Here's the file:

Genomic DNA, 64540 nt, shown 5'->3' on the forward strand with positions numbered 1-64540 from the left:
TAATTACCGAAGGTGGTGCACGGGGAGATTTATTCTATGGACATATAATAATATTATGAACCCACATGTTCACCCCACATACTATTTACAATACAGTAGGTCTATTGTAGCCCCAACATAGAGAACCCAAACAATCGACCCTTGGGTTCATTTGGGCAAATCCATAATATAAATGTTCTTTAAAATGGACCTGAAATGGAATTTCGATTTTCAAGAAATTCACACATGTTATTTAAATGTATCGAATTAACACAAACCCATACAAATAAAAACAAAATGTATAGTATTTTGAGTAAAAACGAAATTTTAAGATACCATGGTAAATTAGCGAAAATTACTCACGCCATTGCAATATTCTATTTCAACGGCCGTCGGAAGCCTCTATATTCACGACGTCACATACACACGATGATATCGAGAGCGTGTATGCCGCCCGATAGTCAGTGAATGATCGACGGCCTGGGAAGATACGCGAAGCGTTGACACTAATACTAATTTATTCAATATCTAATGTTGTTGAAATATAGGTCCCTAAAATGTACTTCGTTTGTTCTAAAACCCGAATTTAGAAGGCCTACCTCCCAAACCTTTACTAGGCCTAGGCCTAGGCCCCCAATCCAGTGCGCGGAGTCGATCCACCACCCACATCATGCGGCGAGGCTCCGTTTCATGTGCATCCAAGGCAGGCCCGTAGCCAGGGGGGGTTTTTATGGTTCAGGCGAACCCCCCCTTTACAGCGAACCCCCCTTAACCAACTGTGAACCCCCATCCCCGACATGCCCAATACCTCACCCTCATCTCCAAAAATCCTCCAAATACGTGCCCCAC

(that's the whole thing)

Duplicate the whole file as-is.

Genomic DNA, 64540 nt, shown 5'->3' on the forward strand with positions numbered 1-64540 from the left:
TAATTACCGAAGGTGGTGCACGGGGAGATTTATTCTATGGACATATAATAATATTATGAACCCACATGTTCACCCCACATACTATTTACAATACAGTAGGTCTATTGTAGCCCCAACATAGAGAACCCAAACAATCGACCCTTGGGTTCATTTGGGCAAATCCATAATATAAATGTTCTTTAAAATGGACCTGAAATGGAATTTCGATTTTCAAGAAATTCACACATGTTATTTAAATGTATCGAATTAACACAAACCCATACAAATAAAAACAAAATGTATAGTATTTTGAGTAAAAACGAAATTTTAAGATACCATGGTAAATTAGCGAAAATTACTCACGCCATTGCAATATTCTATTTCAACGGCCGTCGGAAGCCTCTATATTCACGACGTCACATACACACGATGATATCGAGAGCGTGTATGCCGCCCGATAGTCAGTGAATGATCGACGGCCTGGGAAGATACGCGAAGCGTTGACACTAATACTAATTTATTCAATATCTAATGTTGTTGAAATATAGGTCCCTAAAATGTACTTCGTTTGTTCTAAAACCCGAATTTAGAAGGCCTACCTCCCAAACCTTTACTAGGCCTAGGCCTAGGCCCCCAATCCAGTGCGCGGAGTCGATCCACCACCCACATCATGCGGCGAGGCTCCGTTTCATGTGCATCCAAGGCAGGCCCGTAGCCAGGGGGGGTTTTTATGGTTCAGGCGAACCCCCCCTTTACAGCGAACCCCCCTTAACCAACTGTGAACCCCCATCCCCGACATGCCCAATACCTCACCCTCATCTCCAAAAATCCTCCAAATACGTGCCCCAC